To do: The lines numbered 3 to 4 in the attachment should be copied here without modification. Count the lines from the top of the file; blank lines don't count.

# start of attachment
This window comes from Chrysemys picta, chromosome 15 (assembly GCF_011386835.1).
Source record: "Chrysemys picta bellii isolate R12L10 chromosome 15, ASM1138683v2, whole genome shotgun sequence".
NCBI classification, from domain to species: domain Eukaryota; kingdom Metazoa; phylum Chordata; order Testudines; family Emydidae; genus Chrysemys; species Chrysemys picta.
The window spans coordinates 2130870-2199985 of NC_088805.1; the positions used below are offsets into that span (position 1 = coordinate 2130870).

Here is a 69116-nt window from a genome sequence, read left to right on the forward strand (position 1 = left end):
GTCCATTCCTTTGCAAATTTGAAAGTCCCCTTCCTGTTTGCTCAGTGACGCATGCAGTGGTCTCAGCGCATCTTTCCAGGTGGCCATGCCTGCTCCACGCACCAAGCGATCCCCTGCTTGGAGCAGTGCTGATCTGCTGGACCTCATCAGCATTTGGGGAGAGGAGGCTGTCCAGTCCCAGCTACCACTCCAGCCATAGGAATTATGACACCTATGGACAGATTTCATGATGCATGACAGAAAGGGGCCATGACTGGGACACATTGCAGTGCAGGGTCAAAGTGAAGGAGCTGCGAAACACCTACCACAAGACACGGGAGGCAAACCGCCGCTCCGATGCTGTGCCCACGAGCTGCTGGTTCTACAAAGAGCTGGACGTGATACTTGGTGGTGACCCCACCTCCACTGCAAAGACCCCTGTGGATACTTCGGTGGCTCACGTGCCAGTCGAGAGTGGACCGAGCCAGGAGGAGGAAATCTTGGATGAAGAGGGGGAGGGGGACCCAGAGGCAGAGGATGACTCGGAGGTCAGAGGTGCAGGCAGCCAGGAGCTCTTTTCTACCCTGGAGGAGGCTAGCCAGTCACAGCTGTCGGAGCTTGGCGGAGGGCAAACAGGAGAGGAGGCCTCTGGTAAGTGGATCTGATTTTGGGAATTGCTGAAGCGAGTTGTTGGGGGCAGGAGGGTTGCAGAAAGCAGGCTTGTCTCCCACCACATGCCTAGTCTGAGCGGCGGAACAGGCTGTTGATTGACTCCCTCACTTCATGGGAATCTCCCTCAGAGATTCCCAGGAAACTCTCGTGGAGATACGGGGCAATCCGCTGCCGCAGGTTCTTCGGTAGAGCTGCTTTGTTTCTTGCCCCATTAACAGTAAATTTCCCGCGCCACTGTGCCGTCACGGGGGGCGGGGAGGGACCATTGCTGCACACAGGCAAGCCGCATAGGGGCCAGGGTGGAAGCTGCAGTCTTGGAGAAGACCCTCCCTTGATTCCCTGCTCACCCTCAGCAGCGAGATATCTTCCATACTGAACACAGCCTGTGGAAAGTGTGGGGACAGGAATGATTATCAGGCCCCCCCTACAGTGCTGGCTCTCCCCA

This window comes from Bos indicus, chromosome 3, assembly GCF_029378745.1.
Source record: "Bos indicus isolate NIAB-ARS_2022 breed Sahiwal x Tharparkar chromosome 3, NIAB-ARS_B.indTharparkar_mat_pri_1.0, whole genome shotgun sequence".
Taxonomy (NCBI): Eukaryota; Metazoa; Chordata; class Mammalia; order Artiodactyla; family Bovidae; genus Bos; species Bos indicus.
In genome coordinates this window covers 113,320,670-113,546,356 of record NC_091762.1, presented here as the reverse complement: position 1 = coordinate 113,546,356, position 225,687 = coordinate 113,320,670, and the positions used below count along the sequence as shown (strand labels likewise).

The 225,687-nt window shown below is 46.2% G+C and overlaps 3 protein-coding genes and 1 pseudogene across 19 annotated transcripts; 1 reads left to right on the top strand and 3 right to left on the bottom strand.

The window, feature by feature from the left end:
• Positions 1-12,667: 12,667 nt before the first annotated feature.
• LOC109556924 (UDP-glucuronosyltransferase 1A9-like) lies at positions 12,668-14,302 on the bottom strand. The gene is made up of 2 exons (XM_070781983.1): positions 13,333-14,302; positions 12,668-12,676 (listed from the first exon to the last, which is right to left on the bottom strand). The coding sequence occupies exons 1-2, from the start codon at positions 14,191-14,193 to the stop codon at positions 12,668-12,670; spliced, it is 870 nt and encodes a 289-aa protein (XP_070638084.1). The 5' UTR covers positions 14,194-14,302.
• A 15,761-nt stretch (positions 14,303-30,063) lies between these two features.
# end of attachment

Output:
NCBI classification, from domain to species: domain Eukaryota; kingdom Metazoa; phylum Chordata; order Testudines; family Emydidae; genus Chrysemys; species Chrysemys picta.
The window spans coordinates 2130870-2199985 of NC_088805.1; the positions used below are offsets into that span (position 1 = coordinate 2130870).